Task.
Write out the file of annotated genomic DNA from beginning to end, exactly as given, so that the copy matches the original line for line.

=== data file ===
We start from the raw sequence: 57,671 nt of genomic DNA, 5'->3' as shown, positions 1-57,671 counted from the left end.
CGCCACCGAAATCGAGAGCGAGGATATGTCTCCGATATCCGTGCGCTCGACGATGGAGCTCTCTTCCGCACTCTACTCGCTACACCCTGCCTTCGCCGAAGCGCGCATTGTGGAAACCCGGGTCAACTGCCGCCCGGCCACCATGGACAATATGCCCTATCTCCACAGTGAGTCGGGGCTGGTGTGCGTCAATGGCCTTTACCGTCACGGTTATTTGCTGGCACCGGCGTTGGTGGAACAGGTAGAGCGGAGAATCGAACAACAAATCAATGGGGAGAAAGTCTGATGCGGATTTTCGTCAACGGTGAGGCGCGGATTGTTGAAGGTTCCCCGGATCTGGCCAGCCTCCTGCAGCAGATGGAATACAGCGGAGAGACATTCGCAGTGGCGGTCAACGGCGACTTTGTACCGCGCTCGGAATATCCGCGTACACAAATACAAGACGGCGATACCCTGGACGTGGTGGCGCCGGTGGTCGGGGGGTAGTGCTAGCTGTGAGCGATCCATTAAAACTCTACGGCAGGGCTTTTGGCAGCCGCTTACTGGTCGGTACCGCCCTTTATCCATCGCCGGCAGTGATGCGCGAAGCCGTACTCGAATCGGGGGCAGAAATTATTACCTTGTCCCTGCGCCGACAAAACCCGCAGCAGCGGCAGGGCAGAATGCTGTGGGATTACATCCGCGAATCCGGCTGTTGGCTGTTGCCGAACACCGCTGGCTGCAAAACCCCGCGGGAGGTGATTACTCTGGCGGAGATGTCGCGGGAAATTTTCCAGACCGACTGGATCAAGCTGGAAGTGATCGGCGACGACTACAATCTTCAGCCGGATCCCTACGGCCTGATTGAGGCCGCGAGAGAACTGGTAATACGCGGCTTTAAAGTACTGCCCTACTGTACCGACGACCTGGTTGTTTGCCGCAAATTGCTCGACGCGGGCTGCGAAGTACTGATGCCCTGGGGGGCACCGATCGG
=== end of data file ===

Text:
We start from the raw sequence: 57,671 nt of genomic DNA, 5'->3' as shown, positions 1-57,671 counted from the left end.
CGCCACCGAAATCGAGAGCGAGGATATGTCTCCGATATCCGTGCGCTCGACGATGGAGCTCTCTTCCGCACTCTACTCGCTACACCCTGCCTTCGCCGAAGCGCGCATTGTGGAAACCCGGGTCAACTGCCGCCCGGCCACCATGGACAATATGCCCTATCTCCACAGTGAGTCGGGGCTGGTGTGCGTCAATGGCCTTTACCGTCACGGTTATTTGCTGGCACCGGCGTTGGTGGAACAGGTAGAGCGGAGAATCGAACAACAAATCAATGGGGAGAAAGTCTGATGCGGATTTTCGTCAACGGTGAGGCGCGGATTGTTGAAGGTTCCCCGGATCTGGCCAGCCTCCTGCAGCAGATGGAATACAGCGGAGAGACATTCGCAGTGGCGGTCAACGGCGACTTTGTACCGCGCTCGGAATATCCGCGTACACAAATACAAGACGGCGATACCCTGGACGTGGTGGCGCCGGTGGTCGGGGGGTAGTGCTAGCTGTGAGCGATCCATTAAAACTCTACGGCAGGGCTTTTGGCAGCCGCTTACTGGTCGGTACCGCCCTTTATCCATCGCCGGCAGTGATGCGCGAAGCCGTACTCGAATCGGGGGCAGAAATTATTACCTTGTCCCTGCGCCGACAAAACCCGCAGCAGCGGCAGGGCAGAATGCTGTGGGATTACATCCGCGAATCCGGCTGTTGGCTGTTGCCGAACACCGCTGGCTGCAAAACCCCGCGGGAGGTGATTACTCTGGCGGAGATGTCGCGGGAAATTTTCCAGACCGACTGGATCAAGCTGGAAGTGATCGGCGACGACTACAATCTTCAGCCGGATCCCTACGGCCTGATTGAGGCCGCGAGAGAACTGGTAATACGCGGCTTTAAAGTACTGCCCTACTGTACCGACGACCTGGTTGTTTGCCGCAAATTGCTCGACGCGGGCTGCGAAGTACTGATGCCCTGGGGGGCACCGATCGG